Once Again, New Cardinals Reflect Pope Francis’ Preferences

COMMENTARY: Catholics in the U.S. will pay most attention to the elevation of Archbishop Wilton Gregory of Washington, D.C., whose appointment is a sign that some power centers matter more than others.

Pope Francis during the Ordinary Public Consistory for the Creation of New Cardinals in St. Peter’s Basilica on June 28, 2018.
Pope Francis during the Ordinary Public Consistory for the Creation of New Cardinals in St. Peter’s Basilica on June 28, 2018. (photo: Daniel Ibanez / CNA/EWTN News)

The consistory for new cardinals announced for Nov. 28 illustrates the continuing preference of Pope Francis for the “peripheries,” the papal diplomatic corps and the choice of new cardinals as symbols of papal priorities. 

The inclusion of Capuchin Father Raniero Cantalamessa, 40-year preacher of the papal household, will bring delight to many Catholics the world over, but especially in the United States, where he has preached regularly for decades, especially in the Charismatic Renewal.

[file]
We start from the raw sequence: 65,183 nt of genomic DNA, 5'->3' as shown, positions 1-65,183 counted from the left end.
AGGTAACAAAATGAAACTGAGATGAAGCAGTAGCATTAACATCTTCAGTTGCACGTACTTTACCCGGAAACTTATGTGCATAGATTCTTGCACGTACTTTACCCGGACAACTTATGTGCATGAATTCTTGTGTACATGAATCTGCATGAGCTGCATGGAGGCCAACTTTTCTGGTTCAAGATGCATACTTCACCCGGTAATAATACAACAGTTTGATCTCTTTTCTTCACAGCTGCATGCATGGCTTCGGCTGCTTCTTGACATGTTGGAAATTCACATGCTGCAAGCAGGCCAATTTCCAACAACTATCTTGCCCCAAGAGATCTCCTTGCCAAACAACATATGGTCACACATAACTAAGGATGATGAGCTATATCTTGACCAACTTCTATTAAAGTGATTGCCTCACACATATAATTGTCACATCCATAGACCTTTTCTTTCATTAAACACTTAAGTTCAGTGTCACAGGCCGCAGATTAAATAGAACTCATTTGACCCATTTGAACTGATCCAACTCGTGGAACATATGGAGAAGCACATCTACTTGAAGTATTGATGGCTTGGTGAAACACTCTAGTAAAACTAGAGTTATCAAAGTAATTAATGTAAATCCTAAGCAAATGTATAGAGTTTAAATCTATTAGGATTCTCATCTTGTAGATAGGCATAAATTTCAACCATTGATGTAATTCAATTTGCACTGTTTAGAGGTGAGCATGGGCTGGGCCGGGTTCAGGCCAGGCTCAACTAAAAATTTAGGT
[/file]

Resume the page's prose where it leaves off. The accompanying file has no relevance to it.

A Capital Cardinal

American Catholics will pay most attention to the elevation of Archbishop Wilton Gregory of Washington, D.C., who was sent to the capital in 2019, after Cardinal Donald Wuerl’s resignation the previous year, following the Pennsylvania grand jury report and the Theodore McCarrick scandal.

Given the Holy Father’s practice of bypassing traditional cardinalatial sees in favor of new ones — and that Washington, D.C., only exists as a separate diocese for political reasons, not ecclesiastical ones — the quick elevation of Archbishop Gregory is a sign that some power centers matter more than others. Along with the de facto granting of a second cardinal to New York City in 2016 — Cardinal Joseph Tobin across the river in Newark, New Jersey — centers of American power have not been slighted in the college.